court-gavel.jpgBy Mark Casciari and Gerald L. Maatman, Jr.

Some in the plaintiffs’ class action bar are taking up the mantel of “issues certification” as a new approach to litigating workplace class actions. They base their tactics in part on the Seventh Circuit’s recent decision in McReynolds, et al. v. Merrill Lynch, 672 F.3d 482 (7th Cir. 2012).

We have blogged on the implications of McReynolds on multiple occasions (here and here and here.) 

We thought our loyal blog readers would enjoy some critical thinking on issue certification questions, and potential defense approaches to these plaintiffs’ stratagems. To that end, Westlaw Class Action Journal recently published our thoughts and ideas in its lead article in the May 2012 issue. The link to the entire issue is here; our article is at pages 3 to 5. 

The article poses the question of just how viable issue certification may be in workplace class actions. We analyze a range of defense approaches, including: (i) Twombly defenses; (ii) Daubert considerations; (iii) manageability in the context of an “issues class;” (iv) adequate class definitions for an issues class; (v) problems with class notices; and (vi) unilateral remediation considerations for defense of an issues class.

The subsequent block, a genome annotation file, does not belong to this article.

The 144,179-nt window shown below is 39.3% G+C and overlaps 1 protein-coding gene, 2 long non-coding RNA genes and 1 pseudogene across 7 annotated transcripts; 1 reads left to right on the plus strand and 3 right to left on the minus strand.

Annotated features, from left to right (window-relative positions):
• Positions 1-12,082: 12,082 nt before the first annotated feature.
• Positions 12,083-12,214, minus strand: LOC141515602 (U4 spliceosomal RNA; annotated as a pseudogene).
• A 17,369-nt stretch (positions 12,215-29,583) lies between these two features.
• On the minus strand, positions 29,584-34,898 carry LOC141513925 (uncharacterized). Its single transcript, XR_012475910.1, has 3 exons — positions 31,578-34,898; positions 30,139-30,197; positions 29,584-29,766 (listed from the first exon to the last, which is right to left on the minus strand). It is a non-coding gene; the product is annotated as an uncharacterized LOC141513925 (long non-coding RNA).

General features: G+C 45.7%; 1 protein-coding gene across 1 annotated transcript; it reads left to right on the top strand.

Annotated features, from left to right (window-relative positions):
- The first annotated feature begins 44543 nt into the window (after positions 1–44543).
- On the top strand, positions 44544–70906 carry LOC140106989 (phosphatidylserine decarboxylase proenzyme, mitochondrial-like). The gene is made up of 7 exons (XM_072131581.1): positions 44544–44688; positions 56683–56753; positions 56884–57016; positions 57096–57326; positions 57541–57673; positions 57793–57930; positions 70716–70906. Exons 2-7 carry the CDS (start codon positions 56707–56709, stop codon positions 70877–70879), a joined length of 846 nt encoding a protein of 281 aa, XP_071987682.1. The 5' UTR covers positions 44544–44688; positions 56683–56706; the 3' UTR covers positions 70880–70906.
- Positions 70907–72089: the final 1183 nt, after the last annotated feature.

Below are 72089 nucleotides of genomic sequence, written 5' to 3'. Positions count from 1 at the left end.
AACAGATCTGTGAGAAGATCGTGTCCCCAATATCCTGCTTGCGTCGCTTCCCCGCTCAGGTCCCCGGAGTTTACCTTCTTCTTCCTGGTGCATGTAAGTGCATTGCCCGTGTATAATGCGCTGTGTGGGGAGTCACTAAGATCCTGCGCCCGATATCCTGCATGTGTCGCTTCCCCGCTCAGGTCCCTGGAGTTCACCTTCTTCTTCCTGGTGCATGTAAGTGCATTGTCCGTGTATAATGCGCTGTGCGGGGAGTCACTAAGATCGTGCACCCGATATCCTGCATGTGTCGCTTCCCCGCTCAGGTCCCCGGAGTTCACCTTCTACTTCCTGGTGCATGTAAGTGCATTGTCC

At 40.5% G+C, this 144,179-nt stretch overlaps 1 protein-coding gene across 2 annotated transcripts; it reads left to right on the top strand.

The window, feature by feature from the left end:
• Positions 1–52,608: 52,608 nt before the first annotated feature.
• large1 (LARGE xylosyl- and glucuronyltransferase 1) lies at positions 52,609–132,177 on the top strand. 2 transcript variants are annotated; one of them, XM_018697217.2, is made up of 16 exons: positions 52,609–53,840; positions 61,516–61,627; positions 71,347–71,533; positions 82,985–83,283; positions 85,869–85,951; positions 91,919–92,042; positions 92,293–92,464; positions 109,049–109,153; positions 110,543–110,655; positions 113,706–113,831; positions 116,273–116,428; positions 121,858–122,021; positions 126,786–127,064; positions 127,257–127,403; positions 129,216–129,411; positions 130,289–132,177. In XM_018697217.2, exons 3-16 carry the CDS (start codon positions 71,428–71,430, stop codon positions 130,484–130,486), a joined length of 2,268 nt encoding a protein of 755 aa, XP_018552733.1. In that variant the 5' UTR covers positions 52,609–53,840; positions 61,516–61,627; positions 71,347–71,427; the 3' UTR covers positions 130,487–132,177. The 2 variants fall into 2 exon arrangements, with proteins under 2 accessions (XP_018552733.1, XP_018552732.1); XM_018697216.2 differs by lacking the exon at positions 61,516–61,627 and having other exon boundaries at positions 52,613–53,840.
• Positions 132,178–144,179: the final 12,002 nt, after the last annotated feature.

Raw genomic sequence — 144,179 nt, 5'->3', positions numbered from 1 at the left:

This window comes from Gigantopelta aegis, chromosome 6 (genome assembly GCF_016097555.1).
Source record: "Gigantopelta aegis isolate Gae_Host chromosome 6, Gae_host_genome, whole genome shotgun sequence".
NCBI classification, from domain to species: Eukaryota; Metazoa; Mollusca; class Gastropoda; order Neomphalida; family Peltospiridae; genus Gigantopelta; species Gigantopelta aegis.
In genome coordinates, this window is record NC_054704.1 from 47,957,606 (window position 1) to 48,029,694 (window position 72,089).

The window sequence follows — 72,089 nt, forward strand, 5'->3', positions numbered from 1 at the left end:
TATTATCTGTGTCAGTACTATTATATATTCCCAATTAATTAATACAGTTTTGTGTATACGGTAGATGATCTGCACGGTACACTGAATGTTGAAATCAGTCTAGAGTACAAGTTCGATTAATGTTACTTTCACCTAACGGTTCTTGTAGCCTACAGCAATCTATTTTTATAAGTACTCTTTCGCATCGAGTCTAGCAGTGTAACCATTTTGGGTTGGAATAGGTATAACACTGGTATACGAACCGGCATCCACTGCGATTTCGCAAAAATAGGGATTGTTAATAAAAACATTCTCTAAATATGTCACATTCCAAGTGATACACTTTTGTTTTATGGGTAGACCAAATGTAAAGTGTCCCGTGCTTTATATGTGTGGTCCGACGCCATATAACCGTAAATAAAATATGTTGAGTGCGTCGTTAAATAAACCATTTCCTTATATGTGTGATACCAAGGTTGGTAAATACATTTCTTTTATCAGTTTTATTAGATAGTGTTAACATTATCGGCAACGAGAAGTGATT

In sum, we see multiple ways in which to cabin McReynolds to its unique facts, as well as a range of solid defense arguments against issue certification in typical workplace class actions.